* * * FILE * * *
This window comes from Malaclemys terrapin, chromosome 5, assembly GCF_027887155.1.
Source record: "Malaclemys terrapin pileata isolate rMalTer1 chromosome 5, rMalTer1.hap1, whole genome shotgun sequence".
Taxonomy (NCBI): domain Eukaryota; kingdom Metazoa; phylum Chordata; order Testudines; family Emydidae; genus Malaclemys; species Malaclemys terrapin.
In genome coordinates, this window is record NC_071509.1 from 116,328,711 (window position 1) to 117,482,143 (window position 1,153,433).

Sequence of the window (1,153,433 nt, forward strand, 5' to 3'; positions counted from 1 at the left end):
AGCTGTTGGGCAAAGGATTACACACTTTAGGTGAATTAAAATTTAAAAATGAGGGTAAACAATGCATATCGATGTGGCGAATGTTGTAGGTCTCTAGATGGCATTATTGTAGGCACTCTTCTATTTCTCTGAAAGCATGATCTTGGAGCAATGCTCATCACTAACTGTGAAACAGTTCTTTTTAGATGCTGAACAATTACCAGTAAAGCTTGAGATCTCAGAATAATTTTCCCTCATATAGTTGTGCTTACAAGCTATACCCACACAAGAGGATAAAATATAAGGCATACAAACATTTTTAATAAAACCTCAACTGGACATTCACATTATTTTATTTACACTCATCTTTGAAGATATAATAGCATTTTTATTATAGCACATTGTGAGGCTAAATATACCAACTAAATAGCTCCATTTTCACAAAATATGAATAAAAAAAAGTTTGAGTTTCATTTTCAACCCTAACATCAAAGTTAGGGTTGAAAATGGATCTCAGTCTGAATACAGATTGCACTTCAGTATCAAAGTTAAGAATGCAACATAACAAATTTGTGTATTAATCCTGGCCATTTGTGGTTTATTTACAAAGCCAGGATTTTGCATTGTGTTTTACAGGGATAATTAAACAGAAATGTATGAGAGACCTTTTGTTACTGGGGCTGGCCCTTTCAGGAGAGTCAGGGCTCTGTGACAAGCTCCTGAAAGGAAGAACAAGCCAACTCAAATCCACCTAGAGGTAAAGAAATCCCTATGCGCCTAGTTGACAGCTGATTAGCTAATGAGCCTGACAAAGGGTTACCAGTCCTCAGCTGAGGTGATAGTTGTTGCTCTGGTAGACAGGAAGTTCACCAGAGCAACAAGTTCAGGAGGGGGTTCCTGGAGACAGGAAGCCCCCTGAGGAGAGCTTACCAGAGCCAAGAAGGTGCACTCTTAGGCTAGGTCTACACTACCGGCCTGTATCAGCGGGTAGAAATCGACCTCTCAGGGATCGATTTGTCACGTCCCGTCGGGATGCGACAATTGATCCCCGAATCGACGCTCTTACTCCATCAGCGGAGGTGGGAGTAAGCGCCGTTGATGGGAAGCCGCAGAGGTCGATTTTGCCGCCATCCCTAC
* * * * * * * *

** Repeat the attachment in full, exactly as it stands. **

This window comes from Malaclemys terrapin, chromosome 5, assembly GCF_027887155.1.
Source record: "Malaclemys terrapin pileata isolate rMalTer1 chromosome 5, rMalTer1.hap1, whole genome shotgun sequence".
Taxonomy (NCBI): domain Eukaryota; kingdom Metazoa; phylum Chordata; order Testudines; family Emydidae; genus Malaclemys; species Malaclemys terrapin.
In genome coordinates, this window is record NC_071509.1 from 116,328,711 (window position 1) to 117,482,143 (window position 1,153,433).

Sequence of the window (1,153,433 nt, forward strand, 5' to 3'; positions counted from 1 at the left end):
AGCTGTTGGGCAAAGGATTACACACTTTAGGTGAATTAAAATTTAAAAATGAGGGTAAACAATGCATATCGATGTGGCGAATGTTGTAGGTCTCTAGATGGCATTATTGTAGGCACTCTTCTATTTCTCTGAAAGCATGATCTTGGAGCAATGCTCATCACTAACTGTGAAACAGTTCTTTTTAGATGCTGAACAATTACCAGTAAAGCTTGAGATCTCAGAATAATTTTCCCTCATATAGTTGTGCTTACAAGCTATACCCACACAAGAGGATAAAATATAAGGCATACAAACATTTTTAATAAAACCTCAACTGGACATTCACATTATTTTATTTACACTCATCTTTGAAGATATAATAGCATTTTTATTATAGCACATTGTGAGGCTAAATATACCAACTAAATAGCTCCATTTTCACAAAATATGAATAAAAAAAAGTTTGAGTTTCATTTTCAACCCTAACATCAAAGTTAGGGTTGAAAATGGATCTCAGTCTGAATACAGATTGCACTTCAGTATCAAAGTTAAGAATGCAACATAACAAATTTGTGTATTAATCCTGGCCATTTGTGGTTTATTTACAAAGCCAGGATTTTGCATTGTGTTTTACAGGGATAATTAAACAGAAATGTATGAGAGACCTTTTGTTACTGGGGCTGGCCCTTTCAGGAGAGTCAGGGCTCTGTGACAAGCTCCTGAAAGGAAGAACAAGCCAACTCAAATCCACCTAGAGGTAAAGAAATCCCTATGCGCCTAGTTGACAGCTGATTAGCTAATGAGCCTGACAAAGGGTTACCAGTCCTCAGCTGAGGTGATAGTTGTTGCTCTGGTAGACAGGAAGTTCACCAGAGCAACAAGTTCAGGAGGGGGTTCCTGGAGACAGGAAGCCCCCTGAGGAGAGCTTACCAGAGCCAAGAAGGTGCACTCTTAGGCTAGGTCTACACTACCGGCCTGTATCAGCGGGTAGAAATCGACCTCTCAGGGATCGATTTGTCACGTCCCGTCGGGATGCGACAATTGATCCCCGAATCGACGCTCTTACTCCATCAGCGGAGGTGGGAGTAAGCGCCGTTGATGGGAAGCCGCAGAGGTCGATTTTGCCGCCATCCCTAC